The Voice

Uluru Statement of the Heart – thoughts on the Voice

The federal Minister for Aboriginal Affairs Linda Burney has stated that the Uluru Statement will be enacted in full by the Albanese government. In June, the government committed to a referendum on the First Nations Voice in this term of federal parliament. In July, Aboriginal Senator Pat Dodson was appointed Special Envoy for Reconciliation and the Implementation of the Uluru Statement to deliver on this promise.

The voice is the element of the Uluru Statement that has gained significant momentum over the last few years. The Makarrata or Treaty commission/development and Truth-telling processes are gaining more traction in the broader community. Particularly, at the State/local levels.

There are critical questions to ask: What is a voice? What is it meant to do? What powers will it have? How will delegates be selected and how do we guarantee community authority over the people who will be representing us?

The ‘voice’ can be viewed as the cart before the horse scenario. There are strong opinions that there should be the development of truth-telling processes that along with the Aboriginal community consultations informs the development of a treaty that would set the operating parameters of a ‘voice’ or whatever process in put in place to implement the treaty agreement.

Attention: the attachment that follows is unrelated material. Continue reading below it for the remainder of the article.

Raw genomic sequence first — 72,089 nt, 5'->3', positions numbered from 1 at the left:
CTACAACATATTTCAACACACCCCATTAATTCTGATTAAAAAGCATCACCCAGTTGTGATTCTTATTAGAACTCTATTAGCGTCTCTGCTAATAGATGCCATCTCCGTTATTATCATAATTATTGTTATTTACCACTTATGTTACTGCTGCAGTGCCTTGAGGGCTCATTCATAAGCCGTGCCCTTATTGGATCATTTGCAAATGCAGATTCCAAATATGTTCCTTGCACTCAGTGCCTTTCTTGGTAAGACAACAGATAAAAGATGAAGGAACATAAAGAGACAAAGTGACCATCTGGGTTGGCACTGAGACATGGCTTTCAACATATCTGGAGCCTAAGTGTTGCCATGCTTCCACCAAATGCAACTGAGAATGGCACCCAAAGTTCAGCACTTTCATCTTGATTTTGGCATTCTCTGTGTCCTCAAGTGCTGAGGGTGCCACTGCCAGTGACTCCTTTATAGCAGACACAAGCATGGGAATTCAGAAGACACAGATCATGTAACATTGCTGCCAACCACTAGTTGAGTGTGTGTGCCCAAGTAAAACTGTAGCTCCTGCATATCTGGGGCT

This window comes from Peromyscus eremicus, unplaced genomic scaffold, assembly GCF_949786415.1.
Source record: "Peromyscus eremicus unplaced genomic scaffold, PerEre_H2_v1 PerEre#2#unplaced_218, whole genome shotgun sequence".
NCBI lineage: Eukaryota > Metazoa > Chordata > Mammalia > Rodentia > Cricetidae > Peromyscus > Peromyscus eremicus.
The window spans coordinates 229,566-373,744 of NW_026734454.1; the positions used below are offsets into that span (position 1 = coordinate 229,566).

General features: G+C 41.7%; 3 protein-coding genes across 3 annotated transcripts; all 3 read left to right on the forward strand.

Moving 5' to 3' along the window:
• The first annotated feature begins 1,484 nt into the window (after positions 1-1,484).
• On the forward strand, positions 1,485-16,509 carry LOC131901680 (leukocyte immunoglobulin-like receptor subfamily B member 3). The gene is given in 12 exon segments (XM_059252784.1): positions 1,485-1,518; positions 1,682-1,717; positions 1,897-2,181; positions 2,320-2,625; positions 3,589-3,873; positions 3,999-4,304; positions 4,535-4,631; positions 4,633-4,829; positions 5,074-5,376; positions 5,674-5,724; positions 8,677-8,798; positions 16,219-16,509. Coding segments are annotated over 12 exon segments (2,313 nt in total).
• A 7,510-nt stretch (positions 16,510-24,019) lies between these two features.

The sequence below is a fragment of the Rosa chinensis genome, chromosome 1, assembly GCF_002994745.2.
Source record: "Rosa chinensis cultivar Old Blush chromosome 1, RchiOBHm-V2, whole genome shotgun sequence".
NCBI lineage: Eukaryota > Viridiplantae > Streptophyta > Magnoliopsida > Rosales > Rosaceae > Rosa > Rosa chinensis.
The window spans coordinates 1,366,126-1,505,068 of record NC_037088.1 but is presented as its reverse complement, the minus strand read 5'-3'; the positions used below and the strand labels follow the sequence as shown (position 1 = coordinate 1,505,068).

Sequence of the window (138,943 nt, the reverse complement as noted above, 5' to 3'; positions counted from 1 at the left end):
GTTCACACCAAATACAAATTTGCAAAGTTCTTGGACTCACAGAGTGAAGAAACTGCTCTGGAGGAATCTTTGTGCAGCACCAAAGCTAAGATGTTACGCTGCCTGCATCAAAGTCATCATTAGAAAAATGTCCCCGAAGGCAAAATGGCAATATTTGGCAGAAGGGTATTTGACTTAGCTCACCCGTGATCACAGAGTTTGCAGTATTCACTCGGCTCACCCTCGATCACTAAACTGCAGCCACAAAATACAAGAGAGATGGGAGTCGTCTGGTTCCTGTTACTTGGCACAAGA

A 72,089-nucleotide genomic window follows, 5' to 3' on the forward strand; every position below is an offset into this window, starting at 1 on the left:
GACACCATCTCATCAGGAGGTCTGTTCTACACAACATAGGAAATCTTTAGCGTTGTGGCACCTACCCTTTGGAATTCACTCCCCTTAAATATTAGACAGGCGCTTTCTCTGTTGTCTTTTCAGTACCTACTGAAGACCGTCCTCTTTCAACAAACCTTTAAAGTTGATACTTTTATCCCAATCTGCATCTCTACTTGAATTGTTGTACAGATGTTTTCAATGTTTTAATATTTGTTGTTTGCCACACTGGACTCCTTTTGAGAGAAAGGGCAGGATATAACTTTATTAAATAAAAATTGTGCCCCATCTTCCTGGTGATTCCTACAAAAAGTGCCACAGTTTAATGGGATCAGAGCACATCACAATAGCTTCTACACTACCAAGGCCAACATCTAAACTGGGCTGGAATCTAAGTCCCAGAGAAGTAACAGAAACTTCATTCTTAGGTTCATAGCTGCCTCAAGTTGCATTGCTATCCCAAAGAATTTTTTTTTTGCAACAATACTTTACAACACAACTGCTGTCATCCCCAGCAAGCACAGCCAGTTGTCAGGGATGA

These are critical questions that need to be answered before any referendum.

Prime Minister Albanese has stated that the referendum to enshrine the voice should be “simple and clear”, that the question put to the Australian people requires a simple ‘yes or no’ answer. He has suggested a question like ‘Do you support an alteration to the constitution that establishes an Aboriginal and Torres Strait Islander voice?’.

It is hard to believe that the Australian people will vote for a voice when they do not know what it is. The people need to know why it should be pursued through constitutional amendment and what it will actually achieve.

The Commonwealth government already has the power to establish a voice. It does not need a referendum to give it a power it already has. Apparently, the thinking, which has not been expressed publicly, is that endorsement of a voice via a referendum approach cements the entity forever after. That is naïve.

Referendum outcomes can circumscribe government actions, but they do not necessarily commit governments to action. They merely give parliament a power to do something IF the parliament wants to. Not unlike the current situation, it will be the parliament that will have the power to pass laws with respect to the composition, functions, powers, and procedures of the voice. So, it would be fair to say this voice will operate and function at the will of government.

On the matter of what a voice will achieve, this is so far unclear. It appears that the current voice model cannot return land, cannot make laws, cannot protect heritage, cannot deliver services, cannot administer revenue.

To date, there have been no nationwide discussions on what a voice will look like, what will be its power to make and enforce decisions.